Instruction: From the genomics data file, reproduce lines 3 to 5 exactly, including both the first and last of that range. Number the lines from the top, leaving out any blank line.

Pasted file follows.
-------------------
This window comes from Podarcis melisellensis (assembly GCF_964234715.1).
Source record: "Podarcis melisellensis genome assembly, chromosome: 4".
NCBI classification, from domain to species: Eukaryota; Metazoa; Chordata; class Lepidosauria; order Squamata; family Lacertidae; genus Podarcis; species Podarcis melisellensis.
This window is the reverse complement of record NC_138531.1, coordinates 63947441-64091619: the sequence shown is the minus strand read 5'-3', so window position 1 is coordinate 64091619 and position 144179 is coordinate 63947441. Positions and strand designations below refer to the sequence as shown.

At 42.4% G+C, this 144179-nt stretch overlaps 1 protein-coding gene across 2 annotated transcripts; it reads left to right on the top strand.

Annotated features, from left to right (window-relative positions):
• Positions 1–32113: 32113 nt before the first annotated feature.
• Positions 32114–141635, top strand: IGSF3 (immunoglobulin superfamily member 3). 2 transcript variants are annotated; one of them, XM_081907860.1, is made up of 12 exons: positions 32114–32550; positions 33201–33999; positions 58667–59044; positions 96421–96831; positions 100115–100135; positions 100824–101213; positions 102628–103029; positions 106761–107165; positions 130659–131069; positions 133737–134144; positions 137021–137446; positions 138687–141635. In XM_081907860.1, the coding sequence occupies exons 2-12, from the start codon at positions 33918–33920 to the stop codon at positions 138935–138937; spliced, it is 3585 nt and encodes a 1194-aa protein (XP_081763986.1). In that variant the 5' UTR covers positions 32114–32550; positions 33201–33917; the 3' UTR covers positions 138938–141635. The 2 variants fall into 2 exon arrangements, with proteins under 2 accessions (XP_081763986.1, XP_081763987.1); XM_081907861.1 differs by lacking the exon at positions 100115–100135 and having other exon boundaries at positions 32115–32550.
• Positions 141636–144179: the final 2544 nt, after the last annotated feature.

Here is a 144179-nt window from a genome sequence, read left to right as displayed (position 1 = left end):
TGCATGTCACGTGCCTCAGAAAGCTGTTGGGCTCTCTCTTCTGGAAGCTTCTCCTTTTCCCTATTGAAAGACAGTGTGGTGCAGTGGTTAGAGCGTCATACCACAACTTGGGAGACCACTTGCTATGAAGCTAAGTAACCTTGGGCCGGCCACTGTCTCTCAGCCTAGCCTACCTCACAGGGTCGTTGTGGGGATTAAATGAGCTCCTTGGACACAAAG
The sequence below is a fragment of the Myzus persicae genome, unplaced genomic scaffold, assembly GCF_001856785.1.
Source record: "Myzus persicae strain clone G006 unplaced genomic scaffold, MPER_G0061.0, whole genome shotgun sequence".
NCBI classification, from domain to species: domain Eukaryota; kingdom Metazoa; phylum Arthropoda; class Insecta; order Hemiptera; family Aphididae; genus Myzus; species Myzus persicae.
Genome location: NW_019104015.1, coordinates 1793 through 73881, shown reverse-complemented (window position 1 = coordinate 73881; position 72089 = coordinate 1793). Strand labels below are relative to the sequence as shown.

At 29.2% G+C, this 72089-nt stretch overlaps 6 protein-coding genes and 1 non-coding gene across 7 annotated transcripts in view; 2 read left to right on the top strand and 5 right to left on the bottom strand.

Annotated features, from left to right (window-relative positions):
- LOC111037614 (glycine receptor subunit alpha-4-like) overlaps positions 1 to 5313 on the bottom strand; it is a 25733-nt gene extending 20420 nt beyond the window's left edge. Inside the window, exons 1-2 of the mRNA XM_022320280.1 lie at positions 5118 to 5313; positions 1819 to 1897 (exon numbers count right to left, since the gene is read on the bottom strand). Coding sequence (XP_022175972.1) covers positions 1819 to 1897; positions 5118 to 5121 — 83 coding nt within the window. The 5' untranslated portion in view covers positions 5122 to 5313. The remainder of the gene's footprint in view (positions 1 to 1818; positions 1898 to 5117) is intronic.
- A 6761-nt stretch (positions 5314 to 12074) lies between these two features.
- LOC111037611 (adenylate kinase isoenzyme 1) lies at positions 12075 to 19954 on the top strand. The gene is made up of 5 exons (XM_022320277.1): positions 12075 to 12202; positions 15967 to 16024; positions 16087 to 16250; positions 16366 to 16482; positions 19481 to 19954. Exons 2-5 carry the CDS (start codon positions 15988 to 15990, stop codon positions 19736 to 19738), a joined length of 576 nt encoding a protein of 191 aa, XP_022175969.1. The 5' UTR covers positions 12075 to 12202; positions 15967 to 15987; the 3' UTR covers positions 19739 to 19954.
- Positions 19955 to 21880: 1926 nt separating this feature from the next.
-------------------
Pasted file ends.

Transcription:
NCBI classification, from domain to species: Eukaryota; Metazoa; Chordata; class Lepidosauria; order Squamata; family Lacertidae; genus Podarcis; species Podarcis melisellensis.
This window is the reverse complement of record NC_138531.1, coordinates 63947441-64091619: the sequence shown is the minus strand read 5'-3', so window position 1 is coordinate 64091619 and position 144179 is coordinate 63947441. Positions and strand designations below refer to the sequence as shown.

At 42.4% G+C, this 144179-nt stretch overlaps 1 protein-coding gene across 2 annotated transcripts; it reads left to right on the top strand.